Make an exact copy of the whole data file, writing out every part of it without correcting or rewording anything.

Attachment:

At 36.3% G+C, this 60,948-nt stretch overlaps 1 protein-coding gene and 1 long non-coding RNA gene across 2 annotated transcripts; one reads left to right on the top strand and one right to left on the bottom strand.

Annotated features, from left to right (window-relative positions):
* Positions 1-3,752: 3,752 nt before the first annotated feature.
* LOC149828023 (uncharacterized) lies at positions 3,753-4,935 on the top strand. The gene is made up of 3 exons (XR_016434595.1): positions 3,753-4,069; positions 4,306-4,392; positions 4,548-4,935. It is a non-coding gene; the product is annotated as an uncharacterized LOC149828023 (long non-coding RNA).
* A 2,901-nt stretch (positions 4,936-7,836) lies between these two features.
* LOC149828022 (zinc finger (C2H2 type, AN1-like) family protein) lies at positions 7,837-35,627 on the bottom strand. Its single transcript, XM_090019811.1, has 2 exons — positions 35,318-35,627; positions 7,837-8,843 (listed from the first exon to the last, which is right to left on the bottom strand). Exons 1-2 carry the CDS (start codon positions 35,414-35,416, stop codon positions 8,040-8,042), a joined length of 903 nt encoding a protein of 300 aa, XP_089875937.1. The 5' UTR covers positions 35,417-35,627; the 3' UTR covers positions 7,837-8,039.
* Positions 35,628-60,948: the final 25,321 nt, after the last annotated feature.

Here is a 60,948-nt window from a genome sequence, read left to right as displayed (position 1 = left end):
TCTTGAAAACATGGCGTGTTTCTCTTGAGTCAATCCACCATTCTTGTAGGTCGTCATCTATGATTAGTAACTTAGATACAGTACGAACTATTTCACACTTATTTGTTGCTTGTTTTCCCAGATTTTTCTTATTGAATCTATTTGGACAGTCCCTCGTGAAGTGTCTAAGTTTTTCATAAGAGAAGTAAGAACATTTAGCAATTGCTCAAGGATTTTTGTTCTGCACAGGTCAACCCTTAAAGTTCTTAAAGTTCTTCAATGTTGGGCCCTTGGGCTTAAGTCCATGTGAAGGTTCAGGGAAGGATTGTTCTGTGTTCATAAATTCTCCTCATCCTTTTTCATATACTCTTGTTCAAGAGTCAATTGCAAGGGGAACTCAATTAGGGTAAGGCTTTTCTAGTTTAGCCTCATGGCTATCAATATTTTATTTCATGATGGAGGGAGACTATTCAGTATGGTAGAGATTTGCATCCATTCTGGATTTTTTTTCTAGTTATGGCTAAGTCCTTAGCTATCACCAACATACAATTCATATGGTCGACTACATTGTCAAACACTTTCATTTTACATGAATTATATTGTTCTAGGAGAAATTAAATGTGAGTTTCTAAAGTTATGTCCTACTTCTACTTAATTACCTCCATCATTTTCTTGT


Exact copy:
At 36.3% G+C, this 60,948-nt stretch overlaps 1 protein-coding gene and 1 long non-coding RNA gene across 2 annotated transcripts; one reads left to right on the top strand and one right to left on the bottom strand.

Annotated features, from left to right (window-relative positions):
* Positions 1-3,752: 3,752 nt before the first annotated feature.
* LOC149828023 (uncharacterized) lies at positions 3,753-4,935 on the top strand. The gene is made up of 3 exons (XR_016434595.1): positions 3,753-4,069; positions 4,306-4,392; positions 4,548-4,935. It is a non-coding gene; the product is annotated as an uncharacterized LOC149828023 (long non-coding RNA).
* A 2,901-nt stretch (positions 4,936-7,836) lies between these two features.
* LOC149828022 (zinc finger (C2H2 type, AN1-like) family protein) lies at positions 7,837-35,627 on the bottom strand. Its single transcript, XM_090019811.1, has 2 exons — positions 35,318-35,627; positions 7,837-8,843 (listed from the first exon to the last, which is right to left on the bottom strand). Exons 1-2 carry the CDS (start codon positions 35,414-35,416, stop codon positions 8,040-8,042), a joined length of 903 nt encoding a protein of 300 aa, XP_089875937.1. The 5' UTR covers positions 35,417-35,627; the 3' UTR covers positions 7,837-8,039.
* Positions 35,628-60,948: the final 25,321 nt, after the last annotated feature.

Here is a 60,948-nt window from a genome sequence, read left to right as displayed (position 1 = left end):
TCTTGAAAACATGGCGTGTTTCTCTTGAGTCAATCCACCATTCTTGTAGGTCGTCATCTATGATTAGTAACTTAGATACAGTACGAACTATTTCACACTTATTTGTTGCTTGTTTTCCCAGATTTTTCTTATTGAATCTATTTGGACAGTCCCTCGTGAAGTGTCTAAGTTTTTCATAAGAGAAGTAAGAACATTTAGCAATTGCTCAAGGATTTTTGTTCTGCACAGGTCAACCCTTAAAGTTCTTAAAGTTCTTCAATGTTGGGCCCTTGGGCTTAAGTCCATGTGAAGGTTCAGGGAAGGATTGTTCTGTGTTCATAAATTCTCCTCATCCTTTTTCATATACTCTTGTTCAAGAGTCAATTGCAAGGGGAACTCAATTAGGGTAAGGCTTTTCTAGTTTAGCCTCATGGCTATCAATATTTTATTTCATGATGGAGGGAGACTATTCAGTATGGTAGAGATTTGCATCCATTCTGGATTTTTTTTCTAGTTATGGCTAAGTCCTTAGCTATCACCAACATACAATTCATATGGTCGACTACATTGTCAAACACTTTCATTTTACATGAATTATATTGTTCTAGGAGAAATTAAATGTGAGTTTCTAAAGTTATGTCCTACTTCTACTTAATTACCTCCATCATTTTCTTGT